destroy integrated circuit functionality.

Lloyd MassengillTo address these challenges, Massengill is currently leading a team of researchers to investigate radiation mechanisms, high-speed circuit response, compact model development and design hardening for deep sub-100 nm (32 nm/22 nm/14 nm) complementary metal-oxide semiconductor technologies exposed to SE radiation. Using three-dimensional technology computer-aided design, mixed-mode simulation and IC fabrication/testing to elucidate mechanisms and circuit responses, Massengill is developing SE hardening guidelines and radiation-hardened-by-design techniques under the DoD's Defense Threat Reduction Agency funding.

Dan Fleetwood Dan Fleetwood

Olin H. Landreth Chair in Engineering
Professor of Electrical Engineering
Chair of the Department of Electrical Engineering and Computer Science

Dan Fleetwood is a leader in understanding the effects of defects on the radiation response and long-term reliability of semiconductor materials and devices. He specializes in the effects of radiation and/or
bias/temperature stress on Si and compound semiconductorbased devices and integrated circuits. He is an internationally recognized authority in the area of low-frequency noise and has led research efforts that have resulted in the identification of key manufacturing defects responsible for limiting the performance, reliability and radiation response of electronic devices in terrestrial and space environments.

Along with collaborators in the radiation effects community, Fleetwood performed basic research that unified models of the complex time and dose rate dependencies of metal-oxide-semiconductor (MOS) defect growth and annealing, which provided the technical basis for the present standards for total dose radiation testing. He developed irradiation and high-temperature anneal sequences that ensure MOS devices that pass short-term radiation tests on the ground will not fail at long times in space. These methods were the first standards to specifically address the difficult issue of predicting MOS total dose response in space and now govern acceptance of electronics for all military and space radiation environments.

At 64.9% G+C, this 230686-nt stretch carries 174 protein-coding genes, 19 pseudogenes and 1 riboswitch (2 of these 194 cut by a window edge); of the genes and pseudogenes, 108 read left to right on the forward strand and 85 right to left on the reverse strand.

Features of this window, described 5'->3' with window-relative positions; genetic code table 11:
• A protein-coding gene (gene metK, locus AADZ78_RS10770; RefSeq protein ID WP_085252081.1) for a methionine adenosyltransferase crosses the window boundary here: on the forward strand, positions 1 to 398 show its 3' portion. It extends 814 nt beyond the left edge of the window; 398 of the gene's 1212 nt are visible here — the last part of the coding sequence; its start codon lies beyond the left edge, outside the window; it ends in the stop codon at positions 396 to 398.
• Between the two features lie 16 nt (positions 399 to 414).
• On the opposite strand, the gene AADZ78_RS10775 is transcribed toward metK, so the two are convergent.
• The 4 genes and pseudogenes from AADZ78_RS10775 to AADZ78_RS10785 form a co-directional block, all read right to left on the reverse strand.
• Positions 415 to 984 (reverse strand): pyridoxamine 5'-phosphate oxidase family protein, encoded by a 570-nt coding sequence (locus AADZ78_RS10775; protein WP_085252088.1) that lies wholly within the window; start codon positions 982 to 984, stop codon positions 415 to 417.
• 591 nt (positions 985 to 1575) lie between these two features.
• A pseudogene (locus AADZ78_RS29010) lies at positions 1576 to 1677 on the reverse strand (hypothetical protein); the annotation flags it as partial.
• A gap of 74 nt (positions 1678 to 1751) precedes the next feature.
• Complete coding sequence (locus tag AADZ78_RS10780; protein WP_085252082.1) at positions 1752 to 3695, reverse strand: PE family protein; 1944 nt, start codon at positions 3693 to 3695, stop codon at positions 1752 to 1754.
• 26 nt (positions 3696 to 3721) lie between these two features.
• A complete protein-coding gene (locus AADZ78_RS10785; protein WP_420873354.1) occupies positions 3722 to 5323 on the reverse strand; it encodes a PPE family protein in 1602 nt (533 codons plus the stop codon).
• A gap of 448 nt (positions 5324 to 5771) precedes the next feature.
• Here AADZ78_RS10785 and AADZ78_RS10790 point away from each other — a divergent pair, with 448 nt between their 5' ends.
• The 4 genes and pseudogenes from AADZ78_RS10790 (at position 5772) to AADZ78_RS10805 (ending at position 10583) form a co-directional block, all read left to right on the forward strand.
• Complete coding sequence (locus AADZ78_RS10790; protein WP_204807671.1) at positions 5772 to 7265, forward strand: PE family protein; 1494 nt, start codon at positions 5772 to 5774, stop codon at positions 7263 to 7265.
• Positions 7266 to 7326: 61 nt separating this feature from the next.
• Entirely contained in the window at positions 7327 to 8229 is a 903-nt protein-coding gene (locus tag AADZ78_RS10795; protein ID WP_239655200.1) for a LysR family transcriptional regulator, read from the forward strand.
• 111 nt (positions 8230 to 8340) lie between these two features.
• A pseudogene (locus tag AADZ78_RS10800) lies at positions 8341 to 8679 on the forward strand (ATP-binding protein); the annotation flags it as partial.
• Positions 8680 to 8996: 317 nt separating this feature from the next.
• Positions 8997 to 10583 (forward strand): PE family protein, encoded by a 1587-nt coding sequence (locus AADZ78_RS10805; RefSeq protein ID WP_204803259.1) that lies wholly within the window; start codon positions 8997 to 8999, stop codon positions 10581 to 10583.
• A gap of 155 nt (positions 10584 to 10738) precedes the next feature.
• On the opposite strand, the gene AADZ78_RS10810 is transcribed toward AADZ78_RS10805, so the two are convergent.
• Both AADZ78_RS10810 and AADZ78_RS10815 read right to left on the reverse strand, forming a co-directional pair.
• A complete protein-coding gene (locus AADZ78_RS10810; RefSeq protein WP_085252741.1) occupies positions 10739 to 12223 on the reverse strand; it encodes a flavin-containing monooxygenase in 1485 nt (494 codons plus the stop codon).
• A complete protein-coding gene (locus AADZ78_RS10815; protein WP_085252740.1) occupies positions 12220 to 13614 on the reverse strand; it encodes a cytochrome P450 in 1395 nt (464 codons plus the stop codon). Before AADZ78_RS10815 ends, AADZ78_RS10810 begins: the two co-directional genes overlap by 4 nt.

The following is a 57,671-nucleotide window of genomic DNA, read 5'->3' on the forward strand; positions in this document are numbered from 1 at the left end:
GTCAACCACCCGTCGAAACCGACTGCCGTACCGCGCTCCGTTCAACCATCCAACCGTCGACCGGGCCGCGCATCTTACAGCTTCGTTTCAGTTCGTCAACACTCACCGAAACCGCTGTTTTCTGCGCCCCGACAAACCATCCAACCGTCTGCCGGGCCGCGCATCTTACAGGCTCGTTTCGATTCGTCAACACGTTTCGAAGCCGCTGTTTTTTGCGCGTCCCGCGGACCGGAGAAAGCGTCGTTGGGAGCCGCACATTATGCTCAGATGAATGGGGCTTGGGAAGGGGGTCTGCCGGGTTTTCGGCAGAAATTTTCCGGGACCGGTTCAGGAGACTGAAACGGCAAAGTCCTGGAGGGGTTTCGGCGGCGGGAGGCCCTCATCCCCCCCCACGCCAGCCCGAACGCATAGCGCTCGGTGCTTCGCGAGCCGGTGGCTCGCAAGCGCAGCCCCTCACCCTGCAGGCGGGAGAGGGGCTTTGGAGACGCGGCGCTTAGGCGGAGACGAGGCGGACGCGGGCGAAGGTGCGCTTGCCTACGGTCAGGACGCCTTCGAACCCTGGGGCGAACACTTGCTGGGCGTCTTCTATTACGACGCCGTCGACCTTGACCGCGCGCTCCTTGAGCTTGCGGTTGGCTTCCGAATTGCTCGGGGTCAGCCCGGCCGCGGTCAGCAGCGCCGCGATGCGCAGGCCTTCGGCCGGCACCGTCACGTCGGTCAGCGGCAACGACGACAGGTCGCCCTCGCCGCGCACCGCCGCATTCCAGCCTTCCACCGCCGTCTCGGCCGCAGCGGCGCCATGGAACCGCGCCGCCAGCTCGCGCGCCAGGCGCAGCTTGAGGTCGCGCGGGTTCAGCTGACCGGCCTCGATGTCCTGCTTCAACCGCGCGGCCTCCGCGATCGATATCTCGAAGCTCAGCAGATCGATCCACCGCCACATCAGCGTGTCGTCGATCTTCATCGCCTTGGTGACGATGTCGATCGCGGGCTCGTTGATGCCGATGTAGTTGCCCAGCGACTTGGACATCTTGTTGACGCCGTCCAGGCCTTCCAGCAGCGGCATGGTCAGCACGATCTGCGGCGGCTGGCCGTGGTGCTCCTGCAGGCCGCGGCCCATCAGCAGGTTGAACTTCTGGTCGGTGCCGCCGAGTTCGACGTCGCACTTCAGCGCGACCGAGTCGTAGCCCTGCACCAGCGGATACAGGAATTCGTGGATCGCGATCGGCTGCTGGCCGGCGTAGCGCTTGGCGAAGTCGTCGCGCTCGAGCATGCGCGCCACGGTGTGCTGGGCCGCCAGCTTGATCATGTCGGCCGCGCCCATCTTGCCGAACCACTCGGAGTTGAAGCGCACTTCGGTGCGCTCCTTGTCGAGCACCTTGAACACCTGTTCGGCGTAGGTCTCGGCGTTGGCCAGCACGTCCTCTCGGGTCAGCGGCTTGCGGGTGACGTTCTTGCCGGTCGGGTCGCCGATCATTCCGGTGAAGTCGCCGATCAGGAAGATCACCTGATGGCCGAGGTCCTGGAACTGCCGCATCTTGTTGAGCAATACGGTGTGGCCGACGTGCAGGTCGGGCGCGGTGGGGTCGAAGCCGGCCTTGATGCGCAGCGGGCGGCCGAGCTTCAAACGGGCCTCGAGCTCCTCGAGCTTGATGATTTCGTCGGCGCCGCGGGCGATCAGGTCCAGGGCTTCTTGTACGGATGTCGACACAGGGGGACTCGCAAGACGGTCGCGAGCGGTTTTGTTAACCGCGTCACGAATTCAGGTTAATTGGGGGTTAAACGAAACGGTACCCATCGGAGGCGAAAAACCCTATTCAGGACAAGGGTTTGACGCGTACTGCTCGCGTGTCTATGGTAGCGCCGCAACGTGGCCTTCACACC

Ken Galloway Ken Galloway

Distinguished Professor of Engineering
Professor of Electrical Engineering

Ken Galloway has been actively engaged in research related to radiation effects in microelectronics for 40 years. He has worked on the development of new technologies, characterization tools, test methods and basic mechanisms. He has, at various times, contributed to work on both single-event effects and total ionizing dose effects. He has published numerous technical papers in these areas and has conducted research sponsored by several United States Department of Defense organizations including the United States Navy, United States Air Force, Defense Threat Reduction Agency and DARPA .